Press Conference Decries Closure of Tutela Legal and Call to Action

October 5, 2013

ACTION ALERT: SHARE AND OTHER ORGANIZATIONS WILL CONTINUE TO COLLECT SIGNATURES FOR THE INTERNATIONAL SOLIDARITY PRESS STATEMENT MENTIONED BELOW THROUGH MONDAY AT MIDNIGHT. We will publish the press release in a Salvadoran newspaper. Please contact Bethany Loberg, to sign on or send a contribution. We seek signatures from organizations and from religious, academic, and human rights leaders. We will be sending an action alert individuals can participate in on Monday or Tuesday next week.

Victims and Human Rights  Organizations gather outside the Archdiocese's offices

Victims and Human Rights Organizations gather outside the Archdiocese’s offices

This morning, representatives of a variety of human rights organizations, members of Christian Base Communities, and victims of human rights abuses held a press conference to denounce the actions of Archbishop Jose Luis Escobar Alas of El Salvador to close Tutela Legal, the Archdiocese’s human rights legal aid office on Monday. This blatant disregard for human rights has divided the Catholic Church and infuriated many groups that continue to fight for justice. The conference took place outside of the Archdiocese´s offices and included the reading of a press statement and a moving letter to the papal nuncio signed by nearly thirty civil society organizations, including CODEFAM, COMADRES, FESPAD, PROBUSQUEDA. CPDH Madeleine Lagadec, the National Health Forum, the San Antonio Abad Christian Base Community, and FUNDAHMER, amongst others. The conference also featured the reading of a press release expressing the solidarity of the international community.

Representatives of Salvadoran human rights organizations expressed their grave concerns regarding the abrupt closure of Tutela Legal. In addition to indignation at the way the employees of Tutela Legal were treated, they worry that this is a measure to ensure impunity for past human rights violations will persist. The press release expressed four explicit demands:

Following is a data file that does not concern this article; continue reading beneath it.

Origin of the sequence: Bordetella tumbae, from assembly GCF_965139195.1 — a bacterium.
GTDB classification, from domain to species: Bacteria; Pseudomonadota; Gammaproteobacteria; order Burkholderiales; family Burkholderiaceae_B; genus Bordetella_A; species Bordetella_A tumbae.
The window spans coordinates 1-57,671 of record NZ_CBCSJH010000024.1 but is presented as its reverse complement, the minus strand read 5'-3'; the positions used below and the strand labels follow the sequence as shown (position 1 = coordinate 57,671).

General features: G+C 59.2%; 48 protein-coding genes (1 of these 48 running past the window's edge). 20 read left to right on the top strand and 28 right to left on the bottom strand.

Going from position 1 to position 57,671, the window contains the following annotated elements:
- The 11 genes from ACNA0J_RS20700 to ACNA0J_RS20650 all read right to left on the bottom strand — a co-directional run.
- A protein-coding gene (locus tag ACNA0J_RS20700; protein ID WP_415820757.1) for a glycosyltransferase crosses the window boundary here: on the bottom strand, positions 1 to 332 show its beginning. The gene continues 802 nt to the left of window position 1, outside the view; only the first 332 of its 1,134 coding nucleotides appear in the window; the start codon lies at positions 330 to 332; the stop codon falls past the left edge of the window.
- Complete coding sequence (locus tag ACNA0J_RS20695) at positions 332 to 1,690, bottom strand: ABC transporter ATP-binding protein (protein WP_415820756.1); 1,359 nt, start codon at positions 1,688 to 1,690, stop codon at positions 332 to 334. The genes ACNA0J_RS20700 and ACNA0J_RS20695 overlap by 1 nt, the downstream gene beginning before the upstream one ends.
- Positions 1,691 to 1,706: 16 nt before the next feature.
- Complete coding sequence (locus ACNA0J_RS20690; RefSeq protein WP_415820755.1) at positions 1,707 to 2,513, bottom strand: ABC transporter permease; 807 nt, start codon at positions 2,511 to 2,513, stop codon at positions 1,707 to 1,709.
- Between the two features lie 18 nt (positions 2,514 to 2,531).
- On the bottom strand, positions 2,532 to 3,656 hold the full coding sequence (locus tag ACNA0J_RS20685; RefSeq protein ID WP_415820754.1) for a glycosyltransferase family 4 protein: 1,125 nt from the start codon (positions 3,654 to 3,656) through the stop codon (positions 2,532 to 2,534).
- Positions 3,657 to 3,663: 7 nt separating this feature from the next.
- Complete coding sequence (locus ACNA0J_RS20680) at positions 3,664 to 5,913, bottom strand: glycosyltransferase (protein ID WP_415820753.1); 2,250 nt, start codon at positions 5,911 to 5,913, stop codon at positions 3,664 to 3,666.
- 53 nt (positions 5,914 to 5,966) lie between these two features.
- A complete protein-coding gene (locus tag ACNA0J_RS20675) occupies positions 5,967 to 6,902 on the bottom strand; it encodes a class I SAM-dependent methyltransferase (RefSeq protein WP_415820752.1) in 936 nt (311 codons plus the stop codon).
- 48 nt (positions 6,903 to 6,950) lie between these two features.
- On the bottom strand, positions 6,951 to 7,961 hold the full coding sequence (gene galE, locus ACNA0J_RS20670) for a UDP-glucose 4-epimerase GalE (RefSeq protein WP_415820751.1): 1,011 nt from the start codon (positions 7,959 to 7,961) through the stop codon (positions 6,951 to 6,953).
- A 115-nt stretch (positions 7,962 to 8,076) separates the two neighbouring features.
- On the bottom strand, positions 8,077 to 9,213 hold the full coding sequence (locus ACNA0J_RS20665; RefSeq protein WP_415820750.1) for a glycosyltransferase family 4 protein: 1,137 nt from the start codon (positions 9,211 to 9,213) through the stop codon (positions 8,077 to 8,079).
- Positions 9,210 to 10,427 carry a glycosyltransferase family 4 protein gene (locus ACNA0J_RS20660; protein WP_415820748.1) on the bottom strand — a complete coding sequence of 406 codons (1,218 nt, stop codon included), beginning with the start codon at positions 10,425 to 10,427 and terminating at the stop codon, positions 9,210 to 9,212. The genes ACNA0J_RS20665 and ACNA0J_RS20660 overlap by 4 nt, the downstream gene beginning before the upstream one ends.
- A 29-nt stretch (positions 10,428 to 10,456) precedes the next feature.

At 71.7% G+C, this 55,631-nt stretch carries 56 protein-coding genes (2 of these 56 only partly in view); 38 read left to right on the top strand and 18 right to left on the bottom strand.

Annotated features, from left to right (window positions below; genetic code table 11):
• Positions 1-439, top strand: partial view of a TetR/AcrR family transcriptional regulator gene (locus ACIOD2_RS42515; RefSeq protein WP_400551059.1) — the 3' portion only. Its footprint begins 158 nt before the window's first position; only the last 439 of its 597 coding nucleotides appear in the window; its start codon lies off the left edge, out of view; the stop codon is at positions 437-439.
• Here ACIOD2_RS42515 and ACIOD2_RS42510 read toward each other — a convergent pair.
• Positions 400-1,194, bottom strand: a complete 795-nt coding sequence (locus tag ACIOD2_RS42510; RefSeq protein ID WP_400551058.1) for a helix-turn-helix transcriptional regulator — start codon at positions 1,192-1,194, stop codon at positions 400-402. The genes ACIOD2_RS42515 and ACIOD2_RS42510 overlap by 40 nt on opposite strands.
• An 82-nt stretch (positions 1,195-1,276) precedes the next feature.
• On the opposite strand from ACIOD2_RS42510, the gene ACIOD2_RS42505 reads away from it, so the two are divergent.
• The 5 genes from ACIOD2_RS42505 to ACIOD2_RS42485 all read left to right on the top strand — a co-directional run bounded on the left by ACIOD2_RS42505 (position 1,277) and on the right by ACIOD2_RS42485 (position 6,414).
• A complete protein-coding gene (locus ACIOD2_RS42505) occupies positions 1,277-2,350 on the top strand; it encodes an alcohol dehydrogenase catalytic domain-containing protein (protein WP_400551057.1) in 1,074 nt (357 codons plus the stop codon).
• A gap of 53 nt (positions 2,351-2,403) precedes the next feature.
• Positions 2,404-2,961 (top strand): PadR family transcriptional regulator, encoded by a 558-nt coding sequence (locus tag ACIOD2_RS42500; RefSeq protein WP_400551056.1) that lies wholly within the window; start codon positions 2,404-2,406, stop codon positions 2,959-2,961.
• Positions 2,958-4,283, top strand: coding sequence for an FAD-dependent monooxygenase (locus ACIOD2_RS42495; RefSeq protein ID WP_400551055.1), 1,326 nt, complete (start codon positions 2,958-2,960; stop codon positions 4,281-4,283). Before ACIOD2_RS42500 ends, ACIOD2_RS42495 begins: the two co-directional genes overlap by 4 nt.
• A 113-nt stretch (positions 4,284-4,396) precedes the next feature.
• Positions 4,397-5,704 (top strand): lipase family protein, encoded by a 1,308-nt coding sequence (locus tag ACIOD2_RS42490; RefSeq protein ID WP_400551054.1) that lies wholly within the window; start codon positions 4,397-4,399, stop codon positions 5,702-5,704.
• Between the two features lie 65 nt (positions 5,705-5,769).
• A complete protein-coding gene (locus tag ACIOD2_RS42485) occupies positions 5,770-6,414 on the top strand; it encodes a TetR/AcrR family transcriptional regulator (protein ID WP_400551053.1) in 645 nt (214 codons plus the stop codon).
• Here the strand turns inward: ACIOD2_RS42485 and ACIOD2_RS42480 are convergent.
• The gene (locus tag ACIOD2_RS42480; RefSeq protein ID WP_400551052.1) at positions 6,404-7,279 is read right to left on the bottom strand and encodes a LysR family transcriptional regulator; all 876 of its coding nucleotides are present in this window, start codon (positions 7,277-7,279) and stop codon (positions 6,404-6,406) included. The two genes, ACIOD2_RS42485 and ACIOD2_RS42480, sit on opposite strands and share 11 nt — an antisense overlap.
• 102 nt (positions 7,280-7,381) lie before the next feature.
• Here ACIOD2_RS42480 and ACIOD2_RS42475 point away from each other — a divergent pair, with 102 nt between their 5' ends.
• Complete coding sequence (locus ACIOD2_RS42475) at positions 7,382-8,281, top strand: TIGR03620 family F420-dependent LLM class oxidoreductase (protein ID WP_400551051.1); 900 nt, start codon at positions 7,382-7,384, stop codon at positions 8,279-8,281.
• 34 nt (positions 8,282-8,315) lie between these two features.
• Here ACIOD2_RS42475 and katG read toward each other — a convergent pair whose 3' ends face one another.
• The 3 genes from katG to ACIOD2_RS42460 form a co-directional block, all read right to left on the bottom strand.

1. Guarantee the integrity and security of all Tutela Legal’s case files of human rights violations, permitting the victims access to their files.

2. Revoke the decision to close Tutela Legal.

3. Declare Tutela Legal’s archive of human rights violations historic and cultural heritage.

4. An invitation to the Archbishop to reflect on his decision to close Tutela Legal and publicly ask pardon for his actions, or otherwise be removed from his office or resign.

reading press statement

The international solidarity press release signed by over 30 organizations, including all the historic U.S.-El Salvador solidarity organizations as well as the Center for Justice and Accountability, School of the Americas Watch, Sojourners Magazine, Friends of Co-Madres, and the National Lawyers Guild Task Force on the Americas, expressed outrage at the closure of Tutela Legal and concern that Tutela Legal’s archives be respected. The statement emphasizes solidarity with the first two key demands of Salvadoran civil society: a guarantee for the security of all of Tutela Legal’s records and access for the victims, and secondly, to reverse the decision to close the legal aid office, to reinstate the staff members fired unjustly, and above all to maintain the same spirit of work instilled by Archbishop Romero and  Archbishop Arturo Rivera Damas, and Dr. Maria Julia Hernandez. Full press release in English here: FINAL International Solidarity Tutela Legal ENGLISH-1.